3 months ago.

— Crucial’s BX300 SSD is a 3D MLC entry level SSD, with debut pricing in line with the Samsung's 850 Evo, the current market leader. The BX300 is one of the faster consumer SSDs available, with a 2% performance improvement over Crucial’s older MLC based MX200 and a 25% performance improvement over the TLC based MX300 which are both from Crucial’s more expensive MX product line. MLC NAND offers more consistent performance and has higher endurance than TLC NAND. Although Samsung’s 850 Evo (which is based on proprietary TLC V-NAND) has a 10% effective speed advantage over the BX300 the BX300 wins on write consistency. The 240GB BX300 has a three year warranty or 80 Terabytes Written (TBW) compared to five years or 75 (TBW) for the 250 GB 850 Evo. This makes for an interesting choice between the BX300 and the 850 Evo. Each model has an SLC cache which is proportional to its capacity, as a result the larger capacities offer better performance. The 120 GB BX300 has a 4 GB SLC cache, the 240 GB has 8 GB and the 480 GB has 16 GB. SLC caches improve burst write performance beyond the already respectable MLC write performance. Unfortunately, at least for now, the BX300 only comes in modest capacities, with the largest being 480 GB. For write consistency, thanks to its MLC NAND, the BX300 punches well above its price point.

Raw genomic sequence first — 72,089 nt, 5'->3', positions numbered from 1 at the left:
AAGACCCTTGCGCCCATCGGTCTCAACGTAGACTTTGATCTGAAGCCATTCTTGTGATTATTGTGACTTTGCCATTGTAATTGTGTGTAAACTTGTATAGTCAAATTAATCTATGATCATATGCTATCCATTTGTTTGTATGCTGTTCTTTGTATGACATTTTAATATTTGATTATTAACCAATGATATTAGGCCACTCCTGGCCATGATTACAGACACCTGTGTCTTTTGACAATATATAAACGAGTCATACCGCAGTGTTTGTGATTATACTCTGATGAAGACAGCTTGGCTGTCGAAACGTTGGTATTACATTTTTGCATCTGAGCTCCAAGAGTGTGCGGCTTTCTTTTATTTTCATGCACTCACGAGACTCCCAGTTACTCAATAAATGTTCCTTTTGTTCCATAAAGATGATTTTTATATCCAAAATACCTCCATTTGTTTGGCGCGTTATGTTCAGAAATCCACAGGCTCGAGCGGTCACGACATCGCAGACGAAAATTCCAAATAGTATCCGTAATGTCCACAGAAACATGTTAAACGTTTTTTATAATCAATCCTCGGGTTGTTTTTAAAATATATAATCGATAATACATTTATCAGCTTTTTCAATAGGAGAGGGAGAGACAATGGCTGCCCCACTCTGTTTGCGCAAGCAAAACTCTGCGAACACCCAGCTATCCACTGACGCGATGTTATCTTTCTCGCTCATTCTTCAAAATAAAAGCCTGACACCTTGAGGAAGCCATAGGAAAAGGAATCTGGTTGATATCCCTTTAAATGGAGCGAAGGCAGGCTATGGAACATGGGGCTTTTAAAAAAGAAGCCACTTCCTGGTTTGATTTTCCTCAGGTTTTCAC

5 months ago.
The Best.
CPUGPUSSD
AMD Ryzen 5 1600 $169Nvidia GTX 1070 $447Samsung 850 Evo 250GB $95
Intel Core i7-8700K $325Nvidia GTX 1060-6GB $295Samsung 850 Evo 500GB $137
Intel Core i7-7700K $290AMD RX 480 $330Samsung 850 Pro 256GB $139
HDDRAMUSB
Seagate Barracuda 1TB (2016) $45Corsair Vengeance LPX DDR4 3000 C15 2x8GB $180SanDisk Extreme 64GB $41
Seagate Barracuda 3TB (2016) $80G.SKILL Trident Z DDR4 3200 C14 4x16GB $960SanDisk Extreme 32GB $46
Seagate Barracuda 2TB (2016) $60HyperX Fury DDR4 2133 C14 2x8GB $226SanDisk Extreme 16GB $20